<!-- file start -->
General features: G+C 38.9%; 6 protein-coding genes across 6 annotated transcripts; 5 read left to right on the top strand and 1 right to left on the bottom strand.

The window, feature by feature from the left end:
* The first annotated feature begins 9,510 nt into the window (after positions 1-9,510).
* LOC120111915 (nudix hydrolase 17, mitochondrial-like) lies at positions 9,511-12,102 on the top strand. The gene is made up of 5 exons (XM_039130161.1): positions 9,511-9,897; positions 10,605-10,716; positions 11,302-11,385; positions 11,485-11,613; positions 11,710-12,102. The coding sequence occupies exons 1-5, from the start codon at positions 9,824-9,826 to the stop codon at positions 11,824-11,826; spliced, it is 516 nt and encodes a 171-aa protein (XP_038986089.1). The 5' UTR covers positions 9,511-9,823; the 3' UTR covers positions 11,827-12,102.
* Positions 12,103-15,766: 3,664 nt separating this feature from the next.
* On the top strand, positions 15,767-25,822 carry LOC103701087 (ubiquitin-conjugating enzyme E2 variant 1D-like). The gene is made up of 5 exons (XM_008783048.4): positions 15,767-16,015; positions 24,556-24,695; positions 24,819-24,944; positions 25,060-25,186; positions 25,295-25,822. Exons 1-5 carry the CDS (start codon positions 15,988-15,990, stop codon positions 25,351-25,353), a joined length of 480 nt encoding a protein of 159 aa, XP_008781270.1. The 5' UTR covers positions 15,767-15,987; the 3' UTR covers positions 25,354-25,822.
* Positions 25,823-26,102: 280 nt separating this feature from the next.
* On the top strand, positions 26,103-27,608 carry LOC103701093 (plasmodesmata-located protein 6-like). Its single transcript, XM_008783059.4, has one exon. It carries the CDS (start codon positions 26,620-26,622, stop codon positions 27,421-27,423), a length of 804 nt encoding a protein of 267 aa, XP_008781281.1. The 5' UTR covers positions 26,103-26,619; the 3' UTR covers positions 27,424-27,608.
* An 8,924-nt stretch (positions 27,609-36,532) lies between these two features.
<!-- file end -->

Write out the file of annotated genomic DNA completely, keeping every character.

General features: G+C 38.9%; 6 protein-coding genes across 6 annotated transcripts; 5 read left to right on the top strand and 1 right to left on the bottom strand.

The window, feature by feature from the left end:
* The first annotated feature begins 9,510 nt into the window (after positions 1-9,510).
* LOC120111915 (nudix hydrolase 17, mitochondrial-like) lies at positions 9,511-12,102 on the top strand. The gene is made up of 5 exons (XM_039130161.1): positions 9,511-9,897; positions 10,605-10,716; positions 11,302-11,385; positions 11,485-11,613; positions 11,710-12,102. The coding sequence occupies exons 1-5, from the start codon at positions 9,824-9,826 to the stop codon at positions 11,824-11,826; spliced, it is 516 nt and encodes a 171-aa protein (XP_038986089.1). The 5' UTR covers positions 9,511-9,823; the 3' UTR covers positions 11,827-12,102.
* Positions 12,103-15,766: 3,664 nt separating this feature from the next.
* On the top strand, positions 15,767-25,822 carry LOC103701087 (ubiquitin-conjugating enzyme E2 variant 1D-like). The gene is made up of 5 exons (XM_008783048.4): positions 15,767-16,015; positions 24,556-24,695; positions 24,819-24,944; positions 25,060-25,186; positions 25,295-25,822. Exons 1-5 carry the CDS (start codon positions 15,988-15,990, stop codon positions 25,351-25,353), a joined length of 480 nt encoding a protein of 159 aa, XP_008781270.1. The 5' UTR covers positions 15,767-15,987; the 3' UTR covers positions 25,354-25,822.
* Positions 25,823-26,102: 280 nt separating this feature from the next.
* On the top strand, positions 26,103-27,608 carry LOC103701093 (plasmodesmata-located protein 6-like). Its single transcript, XM_008783059.4, has one exon. It carries the CDS (start codon positions 26,620-26,622, stop codon positions 27,421-27,423), a length of 804 nt encoding a protein of 267 aa, XP_008781281.1. The 5' UTR covers positions 26,103-26,619; the 3' UTR covers positions 27,424-27,608.
* An 8,924-nt stretch (positions 27,609-36,532) lies between these two features.